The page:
Even southerners who did not have slaves depended on farming to make a living. There were fewer large cities in the South than in the North and far fewer factories. Only a small minority of southerners made their living as factory laborers. Because most southerners lived in rural areas, they were not accustomed to centralized government. Local officials took care of local government matters, but these needs were few. Most southerners felt free from governmental restrictions. Southern society was hierarchical with the planters at the top, but even the poorest whites felt themselves superior to blacks. It was a society based on honor and duty as well as a tradition of leisure for the planter class and it soon prided it self on being distinct from the North. In the eyes of many Civil War history southerners the industrialized North was a coarse and uncivilized society.

The different economies of the North and the South gave the two sides different ways of looking at Civil War history. Even northerners who were prejudiced against blacks were often against slavery, because they felt slavery caused unfair competition for free laborers; this argument figured prominently in “Free Soil” ideology. Free Soilers sought to prohibit slavery in the new territories, because it interfered with free labor. Northerners believed that they could work their way up in society by hard work and many did. The most violent confrontations between people who believed in free soil ideology and people who were pro slavery took place in the Kansas territory prior to the start of the Civil War. Kansas became known as Bleeding Kansas as a result of the violence.

Northerners were also more inclined to look to the federal government for help. While they believed in states rights, they believed that staying united as a nation was the best way to protect those rights. When the southern states began to secede, northerners were inclined to believe that this action would greatly weaken the nation. For most northerners, the war was not initially about ending slavery; it was about keeping the nation united so that it would be safe and strong for democracy.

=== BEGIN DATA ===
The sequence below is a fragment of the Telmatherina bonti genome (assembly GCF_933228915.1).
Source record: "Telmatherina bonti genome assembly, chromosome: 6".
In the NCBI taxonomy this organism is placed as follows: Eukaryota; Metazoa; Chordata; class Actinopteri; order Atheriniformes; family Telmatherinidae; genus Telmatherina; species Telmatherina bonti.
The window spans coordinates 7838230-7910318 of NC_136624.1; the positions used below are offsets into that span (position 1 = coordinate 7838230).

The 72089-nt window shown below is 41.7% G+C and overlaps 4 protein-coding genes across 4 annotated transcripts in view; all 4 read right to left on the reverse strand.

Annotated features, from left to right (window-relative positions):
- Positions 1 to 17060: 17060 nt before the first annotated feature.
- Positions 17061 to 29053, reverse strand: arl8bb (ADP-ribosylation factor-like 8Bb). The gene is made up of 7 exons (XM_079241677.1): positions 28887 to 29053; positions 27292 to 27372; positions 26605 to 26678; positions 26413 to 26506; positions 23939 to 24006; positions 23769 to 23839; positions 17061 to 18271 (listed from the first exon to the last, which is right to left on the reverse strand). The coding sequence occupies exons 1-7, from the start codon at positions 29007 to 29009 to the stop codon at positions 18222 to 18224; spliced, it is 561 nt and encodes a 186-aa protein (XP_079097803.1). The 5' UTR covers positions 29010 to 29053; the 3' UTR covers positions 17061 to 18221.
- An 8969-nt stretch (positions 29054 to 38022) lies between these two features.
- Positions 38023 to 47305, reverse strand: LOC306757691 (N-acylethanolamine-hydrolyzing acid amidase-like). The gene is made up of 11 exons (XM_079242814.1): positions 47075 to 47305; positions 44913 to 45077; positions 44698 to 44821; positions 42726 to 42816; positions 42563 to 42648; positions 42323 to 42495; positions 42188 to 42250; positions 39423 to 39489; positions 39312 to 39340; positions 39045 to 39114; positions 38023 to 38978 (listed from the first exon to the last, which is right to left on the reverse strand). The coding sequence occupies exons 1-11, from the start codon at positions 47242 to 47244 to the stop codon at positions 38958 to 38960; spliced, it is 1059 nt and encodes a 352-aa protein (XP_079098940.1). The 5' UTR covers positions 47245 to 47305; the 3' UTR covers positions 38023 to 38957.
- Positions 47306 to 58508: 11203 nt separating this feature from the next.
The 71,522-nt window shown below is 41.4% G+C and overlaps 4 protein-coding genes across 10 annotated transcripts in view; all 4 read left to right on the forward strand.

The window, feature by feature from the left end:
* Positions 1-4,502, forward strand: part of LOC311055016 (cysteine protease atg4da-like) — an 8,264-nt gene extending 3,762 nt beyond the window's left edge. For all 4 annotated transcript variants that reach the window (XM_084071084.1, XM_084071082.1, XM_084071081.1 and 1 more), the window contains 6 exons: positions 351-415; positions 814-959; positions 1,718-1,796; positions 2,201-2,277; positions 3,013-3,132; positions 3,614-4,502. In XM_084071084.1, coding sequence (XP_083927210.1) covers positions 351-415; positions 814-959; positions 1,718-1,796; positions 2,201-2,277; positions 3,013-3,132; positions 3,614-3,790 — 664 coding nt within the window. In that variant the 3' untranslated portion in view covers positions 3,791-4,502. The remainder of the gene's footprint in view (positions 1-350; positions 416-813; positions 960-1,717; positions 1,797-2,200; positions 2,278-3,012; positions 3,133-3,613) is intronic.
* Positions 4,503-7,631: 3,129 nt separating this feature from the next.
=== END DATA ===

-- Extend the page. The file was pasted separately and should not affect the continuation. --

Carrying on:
Southerners, on the other hand, were not used to looking to the government for guidance. Civil War history suggests most rural southerners got along very well without ever seeing a government official. For them, the war was about preserving their independent way of life and not just about keeping slavery. Many southerners who fought ardently for the Confederate cause did not actually believe in slavery; they were fighting for states rights. For example, Robert E. Lee left the Union army to fight for the Confederacy because he was more loyal to his state than to the Union.

This is actually quite ironic. Southerners were earnestly fighting for the freedom of each individual state to decide the slavery issue within their own state and yet, they were depriving millions of slaves of their rights as human beings. Also ironically, at the war’s beginning, the North was more concerned about holding the Union together for the strength of democracy, than it was about eliminating slavery, the very antithesis of democracy.

Of course, in Civil War history the final irony is that the South’s blind devotion to states rights became its downfall. The Confederate states had great difficulty cooperating with the administration of Jefferson Davis. Both taxes and the draft were necessary to keep the war going, but the southern states often wanted to provide neither money nor men; in their eyes, a tax or conscription law imposed by the central government violated the rights of the states. Because of its stronger centralization, greater resources, and eventual conclusion that slavery must be eliminated, the North was able to win the war.